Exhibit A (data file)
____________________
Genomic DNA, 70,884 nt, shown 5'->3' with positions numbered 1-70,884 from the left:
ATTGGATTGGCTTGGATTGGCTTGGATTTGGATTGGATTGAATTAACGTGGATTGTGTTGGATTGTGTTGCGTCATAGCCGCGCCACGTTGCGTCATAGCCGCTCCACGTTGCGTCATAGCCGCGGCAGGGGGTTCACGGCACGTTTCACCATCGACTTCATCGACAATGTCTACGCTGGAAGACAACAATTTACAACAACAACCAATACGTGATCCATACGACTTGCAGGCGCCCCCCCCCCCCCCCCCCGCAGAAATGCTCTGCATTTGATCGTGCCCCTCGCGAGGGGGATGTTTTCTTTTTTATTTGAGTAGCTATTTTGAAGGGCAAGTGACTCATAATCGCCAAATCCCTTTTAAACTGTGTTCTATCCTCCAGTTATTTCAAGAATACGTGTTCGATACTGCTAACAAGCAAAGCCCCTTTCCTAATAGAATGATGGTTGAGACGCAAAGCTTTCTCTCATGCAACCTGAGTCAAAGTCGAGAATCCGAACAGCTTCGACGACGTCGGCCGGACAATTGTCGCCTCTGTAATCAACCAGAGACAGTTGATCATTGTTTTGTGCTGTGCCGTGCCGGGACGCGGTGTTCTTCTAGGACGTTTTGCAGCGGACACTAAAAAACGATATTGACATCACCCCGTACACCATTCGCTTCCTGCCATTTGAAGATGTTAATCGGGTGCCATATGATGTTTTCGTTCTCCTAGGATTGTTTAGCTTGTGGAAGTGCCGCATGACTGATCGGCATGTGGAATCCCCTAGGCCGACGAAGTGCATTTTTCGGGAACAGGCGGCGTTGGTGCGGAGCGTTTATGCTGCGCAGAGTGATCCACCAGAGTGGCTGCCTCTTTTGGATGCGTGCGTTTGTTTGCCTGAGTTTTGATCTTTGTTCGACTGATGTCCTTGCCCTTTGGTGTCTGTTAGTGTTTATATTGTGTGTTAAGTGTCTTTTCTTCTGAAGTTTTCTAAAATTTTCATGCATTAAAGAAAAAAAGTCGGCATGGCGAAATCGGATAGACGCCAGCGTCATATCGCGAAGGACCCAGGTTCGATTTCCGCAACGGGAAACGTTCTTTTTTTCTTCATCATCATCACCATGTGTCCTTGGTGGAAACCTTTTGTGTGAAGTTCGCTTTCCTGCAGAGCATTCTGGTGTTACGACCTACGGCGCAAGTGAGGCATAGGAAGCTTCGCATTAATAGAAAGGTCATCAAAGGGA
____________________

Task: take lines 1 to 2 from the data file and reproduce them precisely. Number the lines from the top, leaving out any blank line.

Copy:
Genomic DNA, 70,884 nt, shown 5'->3' with positions numbered 1-70,884 from the left:
ATTGGATTGGCTTGGATTGGCTTGGATTTGGATTGGATTGAATTAACGTGGATTGTGTTGGATTGTGTTGCGTCATAGCCGCGCCACGTTGCGTCATAGCCGCTCCACGTTGCGTCATAGCCGCGGCAGGGGGTTCACGGCACGTTTCACCATCGACTTCATCGACAATGTCTACGCTGGAAGACAACAATTTACAACAACAACCAATACGTGATCCATACGACTTGCAGGCGCCCCCCCCCCCCCCCCCCGCAGAAATGCTCTGCATTTGATCGTGCCCCTCGCGAGGGGGATGTTTTCTTTTTTATTTGAGTAGCTATTTTGAAGGGCAAGTGACTCATAATCGCCAAATCCCTTTTAAACTGTGTTCTATCCTCCAGTTATTTCAAGAATACGTGTTCGATACTGCTAACAAGCAAAGCCCCTTTCCTAATAGAATGATGGTTGAGACGCAAAGCTTTCTCTCATGCAACCTGAGTCAAAGTCGAGAATCCGAACAGCTTCGACGACGTCGGCCGGACAATTGTCGCCTCTGTAATCAACCAGAGACAGTTGATCATTGTTTTGTGCTGTGCCGTGCCGGGACGCGGTGTTCTTCTAGGACGTTTTGCAGCGGACACTAAAAAACGATATTGACATCACCCCGTACACCATTCGCTTCCTGCCATTTGAAGATGTTAATCGGGTGCCATATGATGTTTTCGTTCTCCTAGGATTGTTTAGCTTGTGGAAGTGCCGCATGACTGATCGGCATGTGGAATCCCCTAGGCCGACGAAGTGCATTTTTCGGGAACAGGCGGCGTTGGTGCGGAGCGTTTATGCTGCGCAGAGTGATCCACCAGAGTGGCTGCCTCTTTTGGATGCGTGCGTTTGTTTGCCTGAGTTTTGATCTTTGTTCGACTGATGTCCTTGCCCTTTGGTGTCTGTTAGTGTTTATATTGTGTGTTAAGTGTCTTTTCTTCTGAAGTTTTCTAAAATTTTCATGCATTAAAGAAAAAAAGTCGGCATGGCGAAATCGGATAGACGCCAGCGTCATATCGCGAAGGACCCAGGTTCGATTTCCGCAACGGGAAACGTTCTTTTTTTCTTCATCATCATCACCATGTGTCCTTGGTGGAAACCTTTTGTGTGAAGTTCGCTTTCCTGCAGAGCATTCTGGTGTTACGACCTACGGCGCAAGTGAGGCATAGGAAGCTTCGCATTAATAGAAAGGTCATCAAAGGGA